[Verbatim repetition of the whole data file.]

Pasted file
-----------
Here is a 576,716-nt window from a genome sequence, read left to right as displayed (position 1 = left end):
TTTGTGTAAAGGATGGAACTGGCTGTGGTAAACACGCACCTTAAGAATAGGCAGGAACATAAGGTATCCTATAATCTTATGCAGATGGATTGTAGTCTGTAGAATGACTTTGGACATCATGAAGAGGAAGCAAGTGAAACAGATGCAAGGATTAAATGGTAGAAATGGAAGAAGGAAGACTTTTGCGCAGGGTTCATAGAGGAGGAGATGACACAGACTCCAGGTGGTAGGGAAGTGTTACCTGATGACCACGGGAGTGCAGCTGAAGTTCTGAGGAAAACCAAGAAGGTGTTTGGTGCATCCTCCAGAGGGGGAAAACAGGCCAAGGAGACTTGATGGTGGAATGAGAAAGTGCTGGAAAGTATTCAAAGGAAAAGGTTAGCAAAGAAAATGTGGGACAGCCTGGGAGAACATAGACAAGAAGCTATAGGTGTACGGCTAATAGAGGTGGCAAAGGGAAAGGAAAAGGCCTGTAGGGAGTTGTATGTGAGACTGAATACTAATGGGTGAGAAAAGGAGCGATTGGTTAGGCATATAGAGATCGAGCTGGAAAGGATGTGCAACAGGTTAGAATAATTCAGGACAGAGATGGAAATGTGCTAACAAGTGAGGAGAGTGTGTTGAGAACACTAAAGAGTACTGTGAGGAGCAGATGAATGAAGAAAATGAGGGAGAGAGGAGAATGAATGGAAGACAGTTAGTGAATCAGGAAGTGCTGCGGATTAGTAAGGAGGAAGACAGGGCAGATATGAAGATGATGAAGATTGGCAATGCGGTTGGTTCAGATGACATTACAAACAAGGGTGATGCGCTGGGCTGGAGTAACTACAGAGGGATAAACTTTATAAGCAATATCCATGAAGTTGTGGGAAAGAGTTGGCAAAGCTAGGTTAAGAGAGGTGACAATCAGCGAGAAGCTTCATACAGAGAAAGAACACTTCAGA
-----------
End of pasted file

Here is a 576,716-nt window from a genome sequence, read left to right as displayed (position 1 = left end):
TTTGTGTAAAGGATGGAACTGGCTGTGGTAAACACGCACCTTAAGAATAGGCAGGAACATAAGGTATCCTATAATCTTATGCAGATGGATTGTAGTCTGTAGAATGACTTTGGACATCATGAAGAGGAAGCAAGTGAAACAGATGCAAGGATTAAATGGTAGAAATGGAAGAAGGAAGACTTTTGCGCAGGGTTCATAGAGGAGGAGATGACACAGACTCCAGGTGGTAGGGAAGTGTTACCTGATGACCACGGGAGTGCAGCTGAAGTTCTGAGGAAAACCAAGAAGGTGTTTGGTGCATCCTCCAGAGGGGGAAAACAGGCCAAGGAGACTTGATGGTGGAATGAGAAAGTGCTGGAAAGTATTCAAAGGAAAAGGTTAGCAAAGAAAATGTGGGACAGCCTGGGAGAACATAGACAAGAAGCTATAGGTGTACGGCTAATAGAGGTGGCAAAGGGAAAGGAAAAGGCCTGTAGGGAGTTGTATGTGAGACTGAATACTAATGGGTGAGAAAAGGAGCGATTGGTTAGGCATATAGAGATCGAGCTGGAAAGGATGTGCAACAGGTTAGAATAATTCAGGACAGAGATGGAAATGTGCTAACAAGTGAGGAGAGTGTGTTGAGAACACTAAAGAGTACTGTGAGGAGCAGATGAATGAAGAAAATGAGGGAGAGAGGAGAATGAATGGAAGACAGTTAGTGAATCAGGAAGTGCTGCGGATTAGTAAGGAGGAAGACAGGGCAGATATGAAGATGATGAAGATTGGCAATGCGGTTGGTTCAGATGACATTACAAACAAGGGTGATGCGCTGGGCTGGAGTAACTACAGAGGGATAAACTTTATAAGCAATATCCATGAAGTTGTGGGAAAGAGTTGGCAAAGCTAGGTTAAGAGAGGTGACAATCAGCGAGAAGCTTCATACAGAGAAAGAACACTTCAGA